A pars fracture occurs when the bony pars interarticularis breaks. This type of spinal fracture causes spondylolisthesis; a forward slip or slide of one vertebral body over the one beneath. This educational article explains and illustrates the anatomy of the low back involved, and describes the causes, diagnosis and healing of these related lumbar conditions.
Facet joints are the paired joints in the back of the spine. They comprise two of the three regions where the two vertebrae join together (the disc being the other connection found in the front of the spine). The facet joints have two purposes. One is to simulate “railroad tracks” and guide the spine in only certain directions. The other is to act like a “door stop” to prevent the vertebra above from slipping forward on the one below.
The joints above are connected to the joints below in one vertebra through the pars interarticularis. The pars interarticularis means the “part between the articulations” in Latin and is the bony bridge that joins these two upper and lower facets. As you remember from geography, an isthmus is a narrow portion of land that joins two larger bodies of land. Therefore, the pars interarticularis is the bony connection between the two facet joints and is considered an “isthmus." This term comes into play later.
The lowest two vertebrae in the spine (L4-S1) face downward like a sled on a ski slope and these two vertebra bear the entire weight of the spine above. The buttress that prevents the lower vertebra from sliding down is the inferior facets or “door stops." These “door stops” are joined to the upper structures (the pedicles) through the bony pars interarticularis.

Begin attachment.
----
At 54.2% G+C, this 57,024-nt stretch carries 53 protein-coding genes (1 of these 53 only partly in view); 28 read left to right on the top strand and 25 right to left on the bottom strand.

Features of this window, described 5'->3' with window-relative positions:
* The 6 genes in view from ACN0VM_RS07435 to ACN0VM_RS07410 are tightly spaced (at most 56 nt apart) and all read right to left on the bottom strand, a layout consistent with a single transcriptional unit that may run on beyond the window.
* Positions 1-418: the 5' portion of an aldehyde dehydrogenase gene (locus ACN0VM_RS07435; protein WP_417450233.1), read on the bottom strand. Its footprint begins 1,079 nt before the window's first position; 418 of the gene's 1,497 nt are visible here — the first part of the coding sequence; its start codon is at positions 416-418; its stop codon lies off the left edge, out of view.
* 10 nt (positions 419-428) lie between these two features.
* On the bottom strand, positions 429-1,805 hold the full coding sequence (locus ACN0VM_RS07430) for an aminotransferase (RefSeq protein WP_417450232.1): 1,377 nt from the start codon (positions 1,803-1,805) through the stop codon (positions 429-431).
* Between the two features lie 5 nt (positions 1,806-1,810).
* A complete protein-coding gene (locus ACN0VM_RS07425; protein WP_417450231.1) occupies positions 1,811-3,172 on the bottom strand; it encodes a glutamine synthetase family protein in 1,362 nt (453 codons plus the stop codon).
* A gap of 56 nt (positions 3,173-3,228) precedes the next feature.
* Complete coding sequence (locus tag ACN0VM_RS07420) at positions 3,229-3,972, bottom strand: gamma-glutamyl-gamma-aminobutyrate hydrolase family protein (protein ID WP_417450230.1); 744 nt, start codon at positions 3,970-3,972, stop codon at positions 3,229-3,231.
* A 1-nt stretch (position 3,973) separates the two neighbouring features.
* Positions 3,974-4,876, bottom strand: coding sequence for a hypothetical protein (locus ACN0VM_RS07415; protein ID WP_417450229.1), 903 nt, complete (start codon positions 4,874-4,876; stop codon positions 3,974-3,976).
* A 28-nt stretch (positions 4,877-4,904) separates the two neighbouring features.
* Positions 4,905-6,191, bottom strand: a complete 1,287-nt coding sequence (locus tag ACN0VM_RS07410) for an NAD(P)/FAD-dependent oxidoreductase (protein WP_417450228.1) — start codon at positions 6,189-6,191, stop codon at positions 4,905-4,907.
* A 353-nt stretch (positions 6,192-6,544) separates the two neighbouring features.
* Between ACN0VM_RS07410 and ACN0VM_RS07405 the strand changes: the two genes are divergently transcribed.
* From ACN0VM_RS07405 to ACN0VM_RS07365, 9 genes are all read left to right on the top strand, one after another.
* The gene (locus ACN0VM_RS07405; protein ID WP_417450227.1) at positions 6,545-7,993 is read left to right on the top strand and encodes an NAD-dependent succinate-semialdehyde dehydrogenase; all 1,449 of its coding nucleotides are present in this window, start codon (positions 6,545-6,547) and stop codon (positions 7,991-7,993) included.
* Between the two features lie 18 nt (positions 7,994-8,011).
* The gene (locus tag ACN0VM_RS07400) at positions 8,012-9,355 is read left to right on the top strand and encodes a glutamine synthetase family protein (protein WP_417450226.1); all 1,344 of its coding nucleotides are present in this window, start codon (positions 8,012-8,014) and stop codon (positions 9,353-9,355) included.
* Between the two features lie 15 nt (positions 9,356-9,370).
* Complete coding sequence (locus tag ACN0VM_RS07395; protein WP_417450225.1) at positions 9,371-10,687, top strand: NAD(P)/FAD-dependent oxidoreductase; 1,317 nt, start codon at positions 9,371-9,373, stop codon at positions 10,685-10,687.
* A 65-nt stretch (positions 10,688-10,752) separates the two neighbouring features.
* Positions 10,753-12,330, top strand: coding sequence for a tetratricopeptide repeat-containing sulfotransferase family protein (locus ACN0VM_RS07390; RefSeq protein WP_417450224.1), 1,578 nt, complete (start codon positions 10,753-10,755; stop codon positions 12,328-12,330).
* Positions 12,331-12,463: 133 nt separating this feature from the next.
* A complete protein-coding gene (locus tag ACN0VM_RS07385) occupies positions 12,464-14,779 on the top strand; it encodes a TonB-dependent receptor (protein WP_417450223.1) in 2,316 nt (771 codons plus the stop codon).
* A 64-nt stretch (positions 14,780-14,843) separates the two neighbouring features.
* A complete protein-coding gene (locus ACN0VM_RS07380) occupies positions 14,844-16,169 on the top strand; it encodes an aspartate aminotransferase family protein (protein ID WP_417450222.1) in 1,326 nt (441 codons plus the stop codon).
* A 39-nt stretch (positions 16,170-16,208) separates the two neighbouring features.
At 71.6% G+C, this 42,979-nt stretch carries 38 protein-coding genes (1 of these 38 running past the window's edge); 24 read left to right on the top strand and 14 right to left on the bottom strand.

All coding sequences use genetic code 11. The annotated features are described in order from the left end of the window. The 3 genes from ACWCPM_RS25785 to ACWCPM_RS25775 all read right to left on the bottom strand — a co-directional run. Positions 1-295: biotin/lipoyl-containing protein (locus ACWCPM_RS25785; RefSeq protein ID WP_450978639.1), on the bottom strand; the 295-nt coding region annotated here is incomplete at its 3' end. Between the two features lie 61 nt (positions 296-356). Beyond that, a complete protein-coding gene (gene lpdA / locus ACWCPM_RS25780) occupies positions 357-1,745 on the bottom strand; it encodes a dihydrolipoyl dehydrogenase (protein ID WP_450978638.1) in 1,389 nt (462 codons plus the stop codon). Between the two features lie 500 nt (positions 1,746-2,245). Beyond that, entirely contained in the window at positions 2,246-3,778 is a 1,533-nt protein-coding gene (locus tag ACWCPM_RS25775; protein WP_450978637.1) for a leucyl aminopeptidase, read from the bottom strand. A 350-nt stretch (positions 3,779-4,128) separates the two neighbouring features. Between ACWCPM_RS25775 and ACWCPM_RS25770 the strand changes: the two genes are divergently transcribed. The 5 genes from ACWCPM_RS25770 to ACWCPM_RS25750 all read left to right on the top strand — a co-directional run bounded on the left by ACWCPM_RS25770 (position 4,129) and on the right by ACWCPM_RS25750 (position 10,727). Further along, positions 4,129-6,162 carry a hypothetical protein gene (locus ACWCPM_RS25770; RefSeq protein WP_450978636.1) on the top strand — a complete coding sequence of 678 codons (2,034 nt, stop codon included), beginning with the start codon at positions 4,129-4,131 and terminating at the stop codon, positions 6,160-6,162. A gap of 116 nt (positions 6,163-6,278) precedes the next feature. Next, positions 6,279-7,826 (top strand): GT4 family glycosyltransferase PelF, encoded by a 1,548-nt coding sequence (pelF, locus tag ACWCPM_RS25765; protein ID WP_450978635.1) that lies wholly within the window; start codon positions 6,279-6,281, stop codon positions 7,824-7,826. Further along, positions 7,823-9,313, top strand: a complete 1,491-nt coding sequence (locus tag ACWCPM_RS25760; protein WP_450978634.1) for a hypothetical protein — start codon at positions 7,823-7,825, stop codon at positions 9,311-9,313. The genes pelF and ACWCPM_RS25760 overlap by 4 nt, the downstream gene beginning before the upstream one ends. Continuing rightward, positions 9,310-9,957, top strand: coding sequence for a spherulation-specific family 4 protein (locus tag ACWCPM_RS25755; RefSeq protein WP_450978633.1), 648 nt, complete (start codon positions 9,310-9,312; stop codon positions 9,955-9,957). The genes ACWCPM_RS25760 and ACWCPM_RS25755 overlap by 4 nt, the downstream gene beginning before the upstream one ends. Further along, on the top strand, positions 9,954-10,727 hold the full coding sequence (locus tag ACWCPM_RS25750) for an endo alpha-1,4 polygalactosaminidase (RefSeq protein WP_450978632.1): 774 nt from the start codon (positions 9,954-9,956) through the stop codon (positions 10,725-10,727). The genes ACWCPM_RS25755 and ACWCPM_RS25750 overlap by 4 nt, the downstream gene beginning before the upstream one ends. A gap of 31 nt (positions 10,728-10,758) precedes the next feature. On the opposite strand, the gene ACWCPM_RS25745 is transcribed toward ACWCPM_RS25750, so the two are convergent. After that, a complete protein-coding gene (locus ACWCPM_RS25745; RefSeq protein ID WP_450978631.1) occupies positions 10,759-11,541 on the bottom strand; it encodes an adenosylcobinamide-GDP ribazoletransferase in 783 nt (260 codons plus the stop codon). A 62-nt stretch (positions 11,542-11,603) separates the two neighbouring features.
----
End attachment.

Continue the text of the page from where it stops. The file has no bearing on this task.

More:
As you can imagine, there is tremendous stress on these structures, especially with impact. Overload forces can occur with contact sports, jumping and especially with extension (bending backwards). This overload can cause stress fractures of the small bony structures (cortical bone and trabecula) that make up the pars interarticularis.
Like bending a metal coat hanger enough times to cause it to fail, if there is continued overload of the pars without enough time between episodes to allow healing, the pars will eventually break (fracture) and become incompetent. Genetics also plays a substantial role.
These fractures normally occur on both sides of the pars but occasionally occur only on one side (unilaterally). If the fractures occur only on one side, the opposite pars bears all the stress and can eventually fracture. When the fracture occurs on both sides, there is no restraint to prevent shear forces (sliding forces) on this disc (remember the ski slope for the two bottom vertebrae).
The disc is an excellent shock absorber and is the main cushion for spinal impact. The disc, however, has poor shear (slide) resistance. Without the facets in back to protect it, the disc is exposed to abnormal forces that can injure it. It is the intact facets that prevent these forces from occurring and with pars fractures; the disc can start to fail.
Under abnormal stress, the disc can start to stretch and then tear. The vertebra above then starts to slip forward on the one below. (In the case of the L5 vertebra, it can start to slide forward on the sacrum).